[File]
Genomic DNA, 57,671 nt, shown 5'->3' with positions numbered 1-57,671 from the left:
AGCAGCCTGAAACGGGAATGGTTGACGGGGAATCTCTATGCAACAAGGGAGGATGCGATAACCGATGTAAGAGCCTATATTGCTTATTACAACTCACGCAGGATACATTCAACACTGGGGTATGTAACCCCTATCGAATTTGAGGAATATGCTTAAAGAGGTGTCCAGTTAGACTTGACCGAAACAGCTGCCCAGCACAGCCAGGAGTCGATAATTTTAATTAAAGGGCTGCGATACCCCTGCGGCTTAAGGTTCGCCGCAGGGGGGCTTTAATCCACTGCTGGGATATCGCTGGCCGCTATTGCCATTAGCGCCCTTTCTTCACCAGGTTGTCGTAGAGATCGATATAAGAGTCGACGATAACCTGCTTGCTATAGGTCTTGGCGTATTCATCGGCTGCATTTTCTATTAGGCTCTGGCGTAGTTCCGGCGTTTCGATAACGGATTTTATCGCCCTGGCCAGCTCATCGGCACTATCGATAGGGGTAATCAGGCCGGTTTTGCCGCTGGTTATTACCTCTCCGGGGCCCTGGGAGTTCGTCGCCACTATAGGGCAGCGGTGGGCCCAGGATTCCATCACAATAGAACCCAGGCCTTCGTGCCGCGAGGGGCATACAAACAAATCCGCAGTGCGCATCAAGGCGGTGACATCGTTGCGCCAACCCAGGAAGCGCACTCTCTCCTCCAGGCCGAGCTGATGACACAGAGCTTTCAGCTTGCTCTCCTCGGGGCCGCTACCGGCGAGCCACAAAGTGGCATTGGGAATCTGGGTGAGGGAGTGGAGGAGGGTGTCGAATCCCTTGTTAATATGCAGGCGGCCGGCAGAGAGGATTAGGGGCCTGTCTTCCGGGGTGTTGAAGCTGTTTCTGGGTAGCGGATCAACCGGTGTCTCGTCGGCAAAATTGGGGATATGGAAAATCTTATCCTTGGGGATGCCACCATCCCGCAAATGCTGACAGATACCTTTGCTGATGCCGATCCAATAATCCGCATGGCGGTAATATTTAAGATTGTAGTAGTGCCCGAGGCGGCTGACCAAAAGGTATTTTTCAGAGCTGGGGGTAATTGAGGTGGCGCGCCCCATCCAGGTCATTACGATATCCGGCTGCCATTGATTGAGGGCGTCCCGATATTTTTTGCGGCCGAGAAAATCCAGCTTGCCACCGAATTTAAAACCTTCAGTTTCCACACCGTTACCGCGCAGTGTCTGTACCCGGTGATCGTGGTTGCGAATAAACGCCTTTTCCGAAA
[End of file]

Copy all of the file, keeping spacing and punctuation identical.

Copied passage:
Genomic DNA, 57,671 nt, shown 5'->3' with positions numbered 1-57,671 from the left:
AGCAGCCTGAAACGGGAATGGTTGACGGGGAATCTCTATGCAACAAGGGAGGATGCGATAACCGATGTAAGAGCCTATATTGCTTATTACAACTCACGCAGGATACATTCAACACTGGGGTATGTAACCCCTATCGAATTTGAGGAATATGCTTAAAGAGGTGTCCAGTTAGACTTGACCGAAACAGCTGCCCAGCACAGCCAGGAGTCGATAATTTTAATTAAAGGGCTGCGATACCCCTGCGGCTTAAGGTTCGCCGCAGGGGGGCTTTAATCCACTGCTGGGATATCGCTGGCCGCTATTGCCATTAGCGCCCTTTCTTCACCAGGTTGTCGTAGAGATCGATATAAGAGTCGACGATAACCTGCTTGCTATAGGTCTTGGCGTATTCATCGGCTGCATTTTCTATTAGGCTCTGGCGTAGTTCCGGCGTTTCGATAACGGATTTTATCGCCCTGGCCAGCTCATCGGCACTATCGATAGGGGTAATCAGGCCGGTTTTGCCGCTGGTTATTACCTCTCCGGGGCCCTGGGAGTTCGTCGCCACTATAGGGCAGCGGTGGGCCCAGGATTCCATCACAATAGAACCCAGGCCTTCGTGCCGCGAGGGGCATACAAACAAATCCGCAGTGCGCATCAAGGCGGTGACATCGTTGCGCCAACCCAGGAAGCGCACTCTCTCCTCCAGGCCGAGCTGATGACACAGAGCTTTCAGCTTGCTCTCCTCGGGGCCGCTACCGGCGAGCCACAAAGTGGCATTGGGAATCTGGGTGAGGGAGTGGAGGAGGGTGTCGAATCCCTTGTTAATATGCAGGCGGCCGGCAGAGAGGATTAGGGGCCTGTCTTCCGGGGTGTTGAAGCTGTTTCTGGGTAGCGGATCAACCGGTGTCTCGTCGGCAAAATTGGGGATATGGAAAATCTTATCCTTGGGGATGCCACCATCCCGCAAATGCTGACAGATACCTTTGCTGATGCCGATCCAATAATCCGCATGGCGGTAATATTTAAGATTGTAGTAGTGCCCGAGGCGGCTGACCAAAAGGTATTTTTCAGAGCTGGGGGTAATTGAGGTGGCGCGCCCCATCCAGGTCATTACGATATCCGGCTGCCATTGATTGAGGGCGTCCCGATATTTTTTGCGGCCGAGAAAATCCAGCTTGCCACCGAATTTAAAACCTTCAGTTTCCACACCGTTACCGCGCAGTGTCTGTACCCGGTGATCGTGGTTGCGAATAAACGCCTTTTCCGAAA